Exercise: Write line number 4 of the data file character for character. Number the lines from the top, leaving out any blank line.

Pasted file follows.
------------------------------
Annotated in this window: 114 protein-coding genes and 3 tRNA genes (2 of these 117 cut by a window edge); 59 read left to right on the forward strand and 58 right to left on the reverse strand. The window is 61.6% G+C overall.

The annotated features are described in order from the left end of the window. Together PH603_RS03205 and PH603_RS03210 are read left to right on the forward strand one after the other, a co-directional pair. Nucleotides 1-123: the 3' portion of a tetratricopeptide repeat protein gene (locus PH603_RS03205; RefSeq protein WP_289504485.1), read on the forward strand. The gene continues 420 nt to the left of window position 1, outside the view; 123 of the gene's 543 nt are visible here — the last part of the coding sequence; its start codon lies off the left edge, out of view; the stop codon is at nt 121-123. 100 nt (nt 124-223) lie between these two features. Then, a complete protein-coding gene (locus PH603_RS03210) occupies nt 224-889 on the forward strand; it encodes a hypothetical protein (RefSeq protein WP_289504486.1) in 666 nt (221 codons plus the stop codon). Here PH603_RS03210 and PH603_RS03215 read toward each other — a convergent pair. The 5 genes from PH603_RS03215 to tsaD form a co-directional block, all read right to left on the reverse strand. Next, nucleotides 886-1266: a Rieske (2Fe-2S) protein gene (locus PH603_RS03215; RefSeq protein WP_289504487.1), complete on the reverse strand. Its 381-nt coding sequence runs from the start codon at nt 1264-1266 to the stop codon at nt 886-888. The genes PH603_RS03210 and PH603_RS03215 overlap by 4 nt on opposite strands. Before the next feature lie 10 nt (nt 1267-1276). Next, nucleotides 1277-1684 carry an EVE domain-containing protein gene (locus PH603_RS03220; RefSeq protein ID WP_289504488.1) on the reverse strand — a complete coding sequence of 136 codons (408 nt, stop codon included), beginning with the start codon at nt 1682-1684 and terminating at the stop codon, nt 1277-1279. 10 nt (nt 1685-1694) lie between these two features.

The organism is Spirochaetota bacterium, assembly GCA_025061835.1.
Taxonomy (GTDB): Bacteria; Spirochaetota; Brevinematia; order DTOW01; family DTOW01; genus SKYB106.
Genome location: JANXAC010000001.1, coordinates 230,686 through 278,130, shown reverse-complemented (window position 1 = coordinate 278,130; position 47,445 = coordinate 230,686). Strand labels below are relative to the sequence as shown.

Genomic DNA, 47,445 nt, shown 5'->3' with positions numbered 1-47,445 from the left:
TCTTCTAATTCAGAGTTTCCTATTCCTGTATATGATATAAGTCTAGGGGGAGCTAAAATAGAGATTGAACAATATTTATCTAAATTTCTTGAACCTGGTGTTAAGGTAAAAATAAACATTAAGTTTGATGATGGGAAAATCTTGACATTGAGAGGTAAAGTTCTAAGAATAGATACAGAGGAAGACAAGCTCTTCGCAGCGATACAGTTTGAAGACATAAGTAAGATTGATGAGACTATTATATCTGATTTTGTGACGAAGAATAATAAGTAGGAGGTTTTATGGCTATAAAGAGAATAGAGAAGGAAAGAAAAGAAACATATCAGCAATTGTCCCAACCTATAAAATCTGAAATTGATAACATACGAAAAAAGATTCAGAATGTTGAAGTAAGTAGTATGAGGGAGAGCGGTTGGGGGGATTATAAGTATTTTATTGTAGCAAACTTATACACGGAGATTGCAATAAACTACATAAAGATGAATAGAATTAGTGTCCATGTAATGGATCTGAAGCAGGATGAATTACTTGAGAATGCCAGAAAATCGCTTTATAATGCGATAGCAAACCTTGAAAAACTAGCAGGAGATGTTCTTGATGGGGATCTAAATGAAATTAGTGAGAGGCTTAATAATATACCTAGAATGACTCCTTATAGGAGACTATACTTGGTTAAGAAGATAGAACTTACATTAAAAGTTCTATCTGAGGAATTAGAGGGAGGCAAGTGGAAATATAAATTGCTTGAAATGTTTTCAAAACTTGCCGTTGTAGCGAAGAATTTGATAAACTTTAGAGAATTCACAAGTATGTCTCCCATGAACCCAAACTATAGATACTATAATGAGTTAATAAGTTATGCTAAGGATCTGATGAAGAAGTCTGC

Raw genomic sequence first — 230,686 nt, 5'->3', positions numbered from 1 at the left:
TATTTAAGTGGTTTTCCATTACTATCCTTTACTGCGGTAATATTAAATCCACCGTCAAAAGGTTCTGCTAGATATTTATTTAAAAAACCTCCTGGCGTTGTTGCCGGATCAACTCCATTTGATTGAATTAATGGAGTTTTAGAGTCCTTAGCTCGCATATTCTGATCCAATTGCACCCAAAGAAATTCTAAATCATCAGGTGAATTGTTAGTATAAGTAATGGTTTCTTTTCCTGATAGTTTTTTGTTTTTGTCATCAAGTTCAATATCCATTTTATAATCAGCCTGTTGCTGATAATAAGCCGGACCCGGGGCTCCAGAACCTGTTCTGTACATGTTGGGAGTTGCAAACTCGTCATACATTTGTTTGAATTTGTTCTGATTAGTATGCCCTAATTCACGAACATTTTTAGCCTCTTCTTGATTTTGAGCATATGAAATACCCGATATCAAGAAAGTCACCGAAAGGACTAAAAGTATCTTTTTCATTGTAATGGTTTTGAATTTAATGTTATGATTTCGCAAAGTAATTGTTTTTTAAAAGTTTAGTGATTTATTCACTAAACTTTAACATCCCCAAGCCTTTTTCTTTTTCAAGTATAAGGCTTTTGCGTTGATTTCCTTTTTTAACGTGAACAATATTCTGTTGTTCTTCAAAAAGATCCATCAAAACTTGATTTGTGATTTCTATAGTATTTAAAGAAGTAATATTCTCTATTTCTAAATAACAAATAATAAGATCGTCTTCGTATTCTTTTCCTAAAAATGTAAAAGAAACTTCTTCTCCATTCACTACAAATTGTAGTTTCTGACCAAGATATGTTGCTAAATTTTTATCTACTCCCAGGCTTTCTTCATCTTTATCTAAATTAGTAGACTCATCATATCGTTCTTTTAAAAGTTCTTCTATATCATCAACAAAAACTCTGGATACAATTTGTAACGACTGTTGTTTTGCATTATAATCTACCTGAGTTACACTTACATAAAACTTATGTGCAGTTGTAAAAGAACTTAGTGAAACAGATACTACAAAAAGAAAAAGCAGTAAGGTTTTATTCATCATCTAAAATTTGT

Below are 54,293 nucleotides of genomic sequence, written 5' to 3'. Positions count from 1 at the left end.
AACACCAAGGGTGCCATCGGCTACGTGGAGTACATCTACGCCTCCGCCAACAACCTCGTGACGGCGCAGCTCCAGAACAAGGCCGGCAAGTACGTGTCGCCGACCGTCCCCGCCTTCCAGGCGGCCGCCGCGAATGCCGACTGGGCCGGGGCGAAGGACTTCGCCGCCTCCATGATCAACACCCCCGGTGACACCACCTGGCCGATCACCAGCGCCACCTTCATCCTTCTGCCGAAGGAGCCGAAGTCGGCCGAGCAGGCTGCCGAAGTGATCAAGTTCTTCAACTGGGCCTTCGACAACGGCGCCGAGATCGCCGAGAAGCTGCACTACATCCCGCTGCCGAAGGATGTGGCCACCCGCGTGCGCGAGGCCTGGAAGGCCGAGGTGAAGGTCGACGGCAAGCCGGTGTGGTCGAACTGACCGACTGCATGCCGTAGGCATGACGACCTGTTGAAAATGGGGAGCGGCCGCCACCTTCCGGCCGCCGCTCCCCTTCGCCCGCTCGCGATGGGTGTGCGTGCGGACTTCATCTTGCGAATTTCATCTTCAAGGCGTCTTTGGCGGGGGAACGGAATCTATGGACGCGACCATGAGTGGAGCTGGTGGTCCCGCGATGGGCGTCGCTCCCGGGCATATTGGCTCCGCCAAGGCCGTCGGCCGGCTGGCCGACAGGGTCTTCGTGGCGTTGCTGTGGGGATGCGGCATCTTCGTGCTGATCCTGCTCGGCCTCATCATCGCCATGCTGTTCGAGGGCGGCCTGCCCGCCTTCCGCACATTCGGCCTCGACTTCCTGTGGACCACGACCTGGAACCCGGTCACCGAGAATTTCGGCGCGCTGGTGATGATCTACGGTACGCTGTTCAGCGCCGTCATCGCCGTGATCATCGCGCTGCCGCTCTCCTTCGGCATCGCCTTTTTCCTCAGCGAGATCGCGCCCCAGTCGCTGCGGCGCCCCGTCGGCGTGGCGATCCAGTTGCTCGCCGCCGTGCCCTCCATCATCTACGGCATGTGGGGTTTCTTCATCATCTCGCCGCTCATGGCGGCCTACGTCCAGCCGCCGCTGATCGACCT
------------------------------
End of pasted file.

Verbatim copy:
Taxonomy (GTDB): Bacteria; Spirochaetota; Brevinematia; order DTOW01; family DTOW01; genus SKYB106.